Daisy Maude Orleman Robinson had a long, wide-ranging, and influential career, but her interest in using her own experience as a patient to inform her medical writing and practice makes her particularly extraordinary. With “The Ill Effects of the Roentgen Rays,” she used a fractured femur to cement her place in the history of her field.

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[1] David M. Pariser, “Daisy Maude Orleman Robinson: The first American woman dermatologist,” Clinics in Dermatology 33 (2015), 404.
[2] Daisy Maude Orleman, “The Ill Effects of the Roentgen Rays as Demonstrated in a Case Herewith Reported,” The Medical Record (1899), 8–10.
[3] Pariser, 399–400. As she did this work prior to her 1904 marriage to Andrew Rose Robinson, we refer to her as “Orleman.”
[4] Ibid., 397, 404.
[5] Ibid., 399; Bulletin of the New York Academy of Medicine 18/6 (June 1942), 430.
[6] Orleman, 8.
[7] Ibid., 10.
[8] Ibid., 10.
[9] Ibid., 8, 10.
[10] Ibid., 8.
[11] Pariser, 399.
[12] Ibid., 402.
[13] Ibid., 403.

Highlighting NYAM Women in Medical History: Martha Wollstein, MD

By Andrea Byrne, Digital Technical Specialist, Academy Library

Coming to terms with the COVID-19 pandemic needs the work of many skilled and dedicated physicians, researchers, and health professionals. With this essay, the Library adds to its series celebrating the sustained efforts for the public good of the Academy’s women Fellows, from the first, Mary Putnam Jacobi, to the present. 

A pioneer in pathology, New York Academy of Medicine Fellow Martha Wollstein (1868–1939) was the first North American specialist of pediatric perinatal pathology and developmental pathology.1 As one of the earliest women clinician-scientists, she published over 65 papers while acting as a pathologist at Manhattan’s Babies Hospital and a researcher at The Rockefeller Institute.

Martha Wollstein was born November 21, 1868, in New York City to Louis and Minna Cohn Wollstein, German-Jewish immigrants. She graduated from Woman’s Medical College of the New York Infirmary in 1889, where she studied with the first woman NYAM fellow, Mary Putnam Jacobi. Jacobi encouraged her research, and they published Wollstein’s first (and Jacobi’s last) paper together, on the myosarcoma of the uterus in 1902.2 Wollstein had become a NYAM Fellow the previous year, and she also held a teaching appointment at Woman’s College in the 1890s.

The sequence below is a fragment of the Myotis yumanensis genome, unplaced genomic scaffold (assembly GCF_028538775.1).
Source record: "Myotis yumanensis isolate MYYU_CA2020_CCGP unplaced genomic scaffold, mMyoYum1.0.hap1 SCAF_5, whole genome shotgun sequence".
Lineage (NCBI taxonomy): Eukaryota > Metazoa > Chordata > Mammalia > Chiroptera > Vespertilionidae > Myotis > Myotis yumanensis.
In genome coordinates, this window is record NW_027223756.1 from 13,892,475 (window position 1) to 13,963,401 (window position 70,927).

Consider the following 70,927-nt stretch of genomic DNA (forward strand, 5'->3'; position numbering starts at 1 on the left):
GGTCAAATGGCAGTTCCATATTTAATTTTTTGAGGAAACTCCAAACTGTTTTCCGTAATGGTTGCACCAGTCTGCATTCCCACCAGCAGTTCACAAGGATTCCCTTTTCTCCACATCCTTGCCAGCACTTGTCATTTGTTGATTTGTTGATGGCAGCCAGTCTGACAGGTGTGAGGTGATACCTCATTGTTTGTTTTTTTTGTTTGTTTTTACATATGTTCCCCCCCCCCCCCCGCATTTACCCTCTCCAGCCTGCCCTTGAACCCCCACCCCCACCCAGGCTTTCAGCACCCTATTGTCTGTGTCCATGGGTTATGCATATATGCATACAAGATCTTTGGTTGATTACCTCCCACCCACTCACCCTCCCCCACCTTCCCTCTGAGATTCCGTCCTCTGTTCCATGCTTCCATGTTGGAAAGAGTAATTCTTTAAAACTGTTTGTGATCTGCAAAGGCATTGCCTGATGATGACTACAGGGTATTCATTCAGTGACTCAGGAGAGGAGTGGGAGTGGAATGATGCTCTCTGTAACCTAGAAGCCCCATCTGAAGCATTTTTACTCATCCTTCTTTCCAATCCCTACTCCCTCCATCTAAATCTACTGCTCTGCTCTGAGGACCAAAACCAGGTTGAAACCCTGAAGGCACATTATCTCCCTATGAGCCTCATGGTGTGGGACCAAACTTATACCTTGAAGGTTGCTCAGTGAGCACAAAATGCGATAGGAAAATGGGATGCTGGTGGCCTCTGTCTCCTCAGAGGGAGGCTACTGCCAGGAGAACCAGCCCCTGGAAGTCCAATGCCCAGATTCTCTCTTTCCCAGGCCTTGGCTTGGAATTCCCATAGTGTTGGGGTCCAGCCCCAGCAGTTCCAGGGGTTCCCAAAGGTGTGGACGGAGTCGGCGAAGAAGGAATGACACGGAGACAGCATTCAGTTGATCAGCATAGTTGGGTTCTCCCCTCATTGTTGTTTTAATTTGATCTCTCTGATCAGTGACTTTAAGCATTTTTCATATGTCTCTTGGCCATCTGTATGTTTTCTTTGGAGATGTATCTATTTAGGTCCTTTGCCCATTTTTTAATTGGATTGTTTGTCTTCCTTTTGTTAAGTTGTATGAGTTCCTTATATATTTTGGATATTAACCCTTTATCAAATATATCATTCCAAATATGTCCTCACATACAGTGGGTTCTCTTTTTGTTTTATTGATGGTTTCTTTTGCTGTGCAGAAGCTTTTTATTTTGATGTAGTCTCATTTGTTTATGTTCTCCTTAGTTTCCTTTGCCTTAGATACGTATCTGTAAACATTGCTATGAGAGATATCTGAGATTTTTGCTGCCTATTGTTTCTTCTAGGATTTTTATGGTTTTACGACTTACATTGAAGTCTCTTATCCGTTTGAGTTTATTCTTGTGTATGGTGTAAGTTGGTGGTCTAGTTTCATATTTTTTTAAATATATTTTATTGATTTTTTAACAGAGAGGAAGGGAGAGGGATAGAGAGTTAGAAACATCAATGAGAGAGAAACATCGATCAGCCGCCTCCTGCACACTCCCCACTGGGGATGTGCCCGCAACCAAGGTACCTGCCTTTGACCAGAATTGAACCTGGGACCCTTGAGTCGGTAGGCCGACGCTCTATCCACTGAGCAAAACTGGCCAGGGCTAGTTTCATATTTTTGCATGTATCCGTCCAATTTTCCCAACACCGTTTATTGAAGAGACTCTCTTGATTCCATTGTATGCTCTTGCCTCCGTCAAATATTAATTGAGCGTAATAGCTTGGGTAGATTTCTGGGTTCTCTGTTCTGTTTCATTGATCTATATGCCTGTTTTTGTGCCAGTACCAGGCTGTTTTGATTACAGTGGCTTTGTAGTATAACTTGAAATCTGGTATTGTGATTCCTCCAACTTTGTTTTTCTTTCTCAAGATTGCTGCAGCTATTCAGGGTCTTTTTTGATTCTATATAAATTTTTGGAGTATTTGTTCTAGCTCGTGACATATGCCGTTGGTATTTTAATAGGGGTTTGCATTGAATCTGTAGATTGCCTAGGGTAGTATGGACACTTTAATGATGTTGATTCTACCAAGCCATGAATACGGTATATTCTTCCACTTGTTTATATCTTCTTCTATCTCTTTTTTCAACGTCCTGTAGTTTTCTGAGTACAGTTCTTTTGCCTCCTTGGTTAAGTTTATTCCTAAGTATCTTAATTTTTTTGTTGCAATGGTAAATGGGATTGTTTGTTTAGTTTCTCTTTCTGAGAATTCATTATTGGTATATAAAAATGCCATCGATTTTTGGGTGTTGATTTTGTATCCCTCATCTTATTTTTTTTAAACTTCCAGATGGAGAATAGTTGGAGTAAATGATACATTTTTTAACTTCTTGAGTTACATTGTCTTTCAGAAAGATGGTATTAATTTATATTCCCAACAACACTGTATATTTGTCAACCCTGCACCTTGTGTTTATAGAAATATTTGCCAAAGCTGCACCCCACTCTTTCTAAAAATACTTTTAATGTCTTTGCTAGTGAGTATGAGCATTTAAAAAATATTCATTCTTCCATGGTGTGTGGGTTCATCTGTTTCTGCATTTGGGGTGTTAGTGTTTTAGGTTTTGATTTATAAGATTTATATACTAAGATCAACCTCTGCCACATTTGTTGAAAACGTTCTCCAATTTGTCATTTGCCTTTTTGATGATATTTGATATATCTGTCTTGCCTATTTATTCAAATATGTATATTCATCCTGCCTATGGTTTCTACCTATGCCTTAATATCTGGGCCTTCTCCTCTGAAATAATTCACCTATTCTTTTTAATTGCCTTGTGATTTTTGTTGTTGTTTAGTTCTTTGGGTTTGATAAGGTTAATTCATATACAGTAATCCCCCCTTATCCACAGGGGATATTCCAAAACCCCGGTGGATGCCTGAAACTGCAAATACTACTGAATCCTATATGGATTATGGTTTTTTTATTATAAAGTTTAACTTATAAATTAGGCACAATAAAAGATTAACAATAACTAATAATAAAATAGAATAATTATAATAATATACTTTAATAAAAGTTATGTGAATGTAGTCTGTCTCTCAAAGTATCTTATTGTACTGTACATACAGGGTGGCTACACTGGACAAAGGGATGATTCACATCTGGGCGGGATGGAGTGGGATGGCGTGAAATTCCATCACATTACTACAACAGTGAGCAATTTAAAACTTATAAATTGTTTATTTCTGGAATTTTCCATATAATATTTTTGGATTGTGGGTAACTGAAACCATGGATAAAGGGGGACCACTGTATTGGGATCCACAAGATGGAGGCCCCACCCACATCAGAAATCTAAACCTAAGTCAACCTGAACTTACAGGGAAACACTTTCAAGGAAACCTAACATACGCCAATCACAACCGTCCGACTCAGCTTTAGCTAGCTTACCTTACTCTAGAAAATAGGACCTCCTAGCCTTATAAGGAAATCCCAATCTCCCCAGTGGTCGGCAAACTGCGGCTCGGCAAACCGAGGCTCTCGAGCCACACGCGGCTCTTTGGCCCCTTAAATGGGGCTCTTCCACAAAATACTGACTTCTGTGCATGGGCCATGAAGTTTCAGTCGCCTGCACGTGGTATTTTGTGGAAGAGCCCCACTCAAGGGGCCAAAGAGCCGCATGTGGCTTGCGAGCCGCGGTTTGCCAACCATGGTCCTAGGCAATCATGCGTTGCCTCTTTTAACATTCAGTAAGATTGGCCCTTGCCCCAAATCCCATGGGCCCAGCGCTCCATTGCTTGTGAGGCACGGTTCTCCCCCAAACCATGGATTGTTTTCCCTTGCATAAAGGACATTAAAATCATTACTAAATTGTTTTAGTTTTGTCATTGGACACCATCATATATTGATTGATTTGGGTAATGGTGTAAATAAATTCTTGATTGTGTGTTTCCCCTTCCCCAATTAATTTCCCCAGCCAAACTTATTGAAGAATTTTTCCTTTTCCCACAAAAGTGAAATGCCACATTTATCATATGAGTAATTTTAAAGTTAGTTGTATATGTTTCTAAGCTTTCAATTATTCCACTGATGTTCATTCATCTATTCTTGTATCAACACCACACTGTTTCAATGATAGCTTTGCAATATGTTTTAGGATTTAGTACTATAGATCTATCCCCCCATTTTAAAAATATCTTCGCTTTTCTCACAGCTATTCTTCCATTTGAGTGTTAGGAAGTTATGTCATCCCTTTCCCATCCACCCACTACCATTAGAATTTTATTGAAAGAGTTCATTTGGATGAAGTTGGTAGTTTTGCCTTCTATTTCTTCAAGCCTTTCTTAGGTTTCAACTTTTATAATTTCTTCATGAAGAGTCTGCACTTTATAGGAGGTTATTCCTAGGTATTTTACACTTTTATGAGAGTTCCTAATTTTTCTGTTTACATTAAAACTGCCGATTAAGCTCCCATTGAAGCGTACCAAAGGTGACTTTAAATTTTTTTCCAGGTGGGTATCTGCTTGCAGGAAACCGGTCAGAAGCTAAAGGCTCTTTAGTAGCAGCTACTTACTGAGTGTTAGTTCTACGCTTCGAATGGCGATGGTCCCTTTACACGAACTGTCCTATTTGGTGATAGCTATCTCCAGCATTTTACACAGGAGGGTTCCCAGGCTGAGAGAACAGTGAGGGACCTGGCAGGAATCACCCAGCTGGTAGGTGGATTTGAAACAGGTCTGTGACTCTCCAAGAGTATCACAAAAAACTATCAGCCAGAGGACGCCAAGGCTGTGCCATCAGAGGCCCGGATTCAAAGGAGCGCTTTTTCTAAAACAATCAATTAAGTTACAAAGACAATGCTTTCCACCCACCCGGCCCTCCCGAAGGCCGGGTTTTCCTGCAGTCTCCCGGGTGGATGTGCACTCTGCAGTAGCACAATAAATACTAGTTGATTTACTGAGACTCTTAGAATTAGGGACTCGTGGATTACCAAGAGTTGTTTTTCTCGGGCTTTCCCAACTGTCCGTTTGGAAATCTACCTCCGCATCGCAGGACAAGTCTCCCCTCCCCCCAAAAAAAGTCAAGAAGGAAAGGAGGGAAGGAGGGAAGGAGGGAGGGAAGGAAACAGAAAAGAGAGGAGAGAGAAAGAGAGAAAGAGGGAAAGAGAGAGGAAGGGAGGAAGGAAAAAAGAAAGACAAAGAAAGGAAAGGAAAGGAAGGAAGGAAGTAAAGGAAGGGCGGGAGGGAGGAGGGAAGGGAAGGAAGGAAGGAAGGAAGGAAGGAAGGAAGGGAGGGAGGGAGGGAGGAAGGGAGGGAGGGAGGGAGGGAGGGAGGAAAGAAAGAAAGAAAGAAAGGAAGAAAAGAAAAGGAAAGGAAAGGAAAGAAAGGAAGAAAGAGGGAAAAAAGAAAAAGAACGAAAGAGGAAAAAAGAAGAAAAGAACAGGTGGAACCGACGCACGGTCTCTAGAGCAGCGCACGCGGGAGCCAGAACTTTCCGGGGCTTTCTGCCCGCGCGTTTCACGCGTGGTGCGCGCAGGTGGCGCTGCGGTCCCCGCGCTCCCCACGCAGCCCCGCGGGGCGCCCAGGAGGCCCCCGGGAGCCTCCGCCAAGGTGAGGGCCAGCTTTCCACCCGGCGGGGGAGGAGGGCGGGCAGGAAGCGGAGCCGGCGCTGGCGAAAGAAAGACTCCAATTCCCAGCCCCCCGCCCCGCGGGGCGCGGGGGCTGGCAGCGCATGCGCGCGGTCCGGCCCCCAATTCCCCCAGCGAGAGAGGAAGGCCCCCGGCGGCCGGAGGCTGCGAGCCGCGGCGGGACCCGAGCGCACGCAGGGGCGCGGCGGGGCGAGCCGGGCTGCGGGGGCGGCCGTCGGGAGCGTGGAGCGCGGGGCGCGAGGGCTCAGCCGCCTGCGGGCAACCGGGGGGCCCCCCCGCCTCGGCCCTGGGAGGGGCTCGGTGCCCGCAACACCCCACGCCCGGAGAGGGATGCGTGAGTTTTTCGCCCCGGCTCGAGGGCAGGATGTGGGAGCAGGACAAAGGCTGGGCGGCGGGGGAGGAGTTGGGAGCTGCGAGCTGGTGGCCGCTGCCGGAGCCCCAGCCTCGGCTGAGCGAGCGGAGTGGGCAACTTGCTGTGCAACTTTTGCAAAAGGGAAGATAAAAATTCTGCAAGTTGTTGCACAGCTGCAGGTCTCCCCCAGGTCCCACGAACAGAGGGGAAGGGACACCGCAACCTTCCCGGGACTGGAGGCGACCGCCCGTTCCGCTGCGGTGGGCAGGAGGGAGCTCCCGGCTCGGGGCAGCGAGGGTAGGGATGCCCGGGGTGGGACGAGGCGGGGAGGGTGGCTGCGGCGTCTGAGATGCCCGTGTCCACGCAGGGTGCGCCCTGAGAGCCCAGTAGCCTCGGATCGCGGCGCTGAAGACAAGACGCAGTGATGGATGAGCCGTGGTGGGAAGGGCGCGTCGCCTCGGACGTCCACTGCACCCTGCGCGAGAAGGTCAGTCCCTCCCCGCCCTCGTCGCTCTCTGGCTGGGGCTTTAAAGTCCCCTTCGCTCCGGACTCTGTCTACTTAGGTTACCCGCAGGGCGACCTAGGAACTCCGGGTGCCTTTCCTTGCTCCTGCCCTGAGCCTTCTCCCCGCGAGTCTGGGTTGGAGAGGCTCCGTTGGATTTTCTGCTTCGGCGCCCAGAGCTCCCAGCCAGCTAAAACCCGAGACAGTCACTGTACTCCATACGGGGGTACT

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Portrait of Martha Wollstein. American Pediatric Society. Semi-centennial volume of the American pediatric society, 1888–1938. Menasha, Wis: Priv. print; 1938.

After graduation, Wollstein went on to be the first resident physician of Babies Hospital in 1890, where she worked until her retirement in 1935.3 Her focus was on infant diseases, including diarrhea, typhoid fever, malaria, and tuberculosis. In 1896, she opened the Heter Pathology Laboratory at Babies. The laboratory became integral to the work of the hospital.4 Babies Hospital’s affiliation with Columbia University connected Wollstein to pediatric and pathology departments at the College of Physicians and Surgeons, where she was an assistant professor of pathology and childhood diseases until her retirement.5

Wollstein was one of five women to be appointed as a researcher at The Rockefeller Institute in 1907. She worked with Simon Flexner, the noted pathologist and researcher, and made important discoveries that led to the treatment of meningitis and other serious illnesses. However, Wollstein never received a formal appointment and dropped her affiliation in 1921.6

The papers Wollstein published throughout her career embodied the pediatric pathology literature of North America.7 Her bibliography comprises over 65 papers, spanning research on descriptive and experimental pathology. Her research interests included bacteriology, diseases of the blood, and mumps, where her development of an experimental animal model became well known. While at Babies she wrote three extensive papers on tuberculosis. Using autopsy data and looking at the distribution of affected organs, she was able to demonstrate a decrease of the disease over time.8

In recognition of her authoritative work and groundbreaking research, Wollstein was nominated as the head of the pediatric section of NYAM in 1928. Two years later, she was the first woman to be elected to membership in the American Pediatric Society. After her death on September 30th, 1939, an obituary remarked that at the time of her retirement, Wollstein “had more extensive experience in the morphology of disease in infants than any other American living.”9

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1 James R. Wright Jr., Jeanne Abrams. Martha Wollstein of Babies Hospital in New York City (1868–1939)—The First North American Pediatric Pathologist. Pediatric and Developmental Pathology. 2017; 21 (5): 437–443.
2 Joy Dorothy Harvey, Marilyn Bailey Ogilvie. “Wollstein, Martha (1868–1939).” The Biographical Dictionary of Women in Science. Taylor and Francis; 2000. 1393.
3 R.M. Martha Wollstein, M.D. The American Journal of Diseases of Children. 1939; 58 (60): 1301.
4 Wright and Abrams, Martha Wollstein.
5 R.M. Martha Wollstein, M.D.
6 Jeanne Abrams, James R. Wright Jr. (2018). Martha Wollstein: A pioneer American female clinician-scientist. Journal of Medical Biography. 2018.
7 Wright and Abrams, Martha Wollstein.
8 Ibid.
9 R.M. Martha Wollstein, M.D.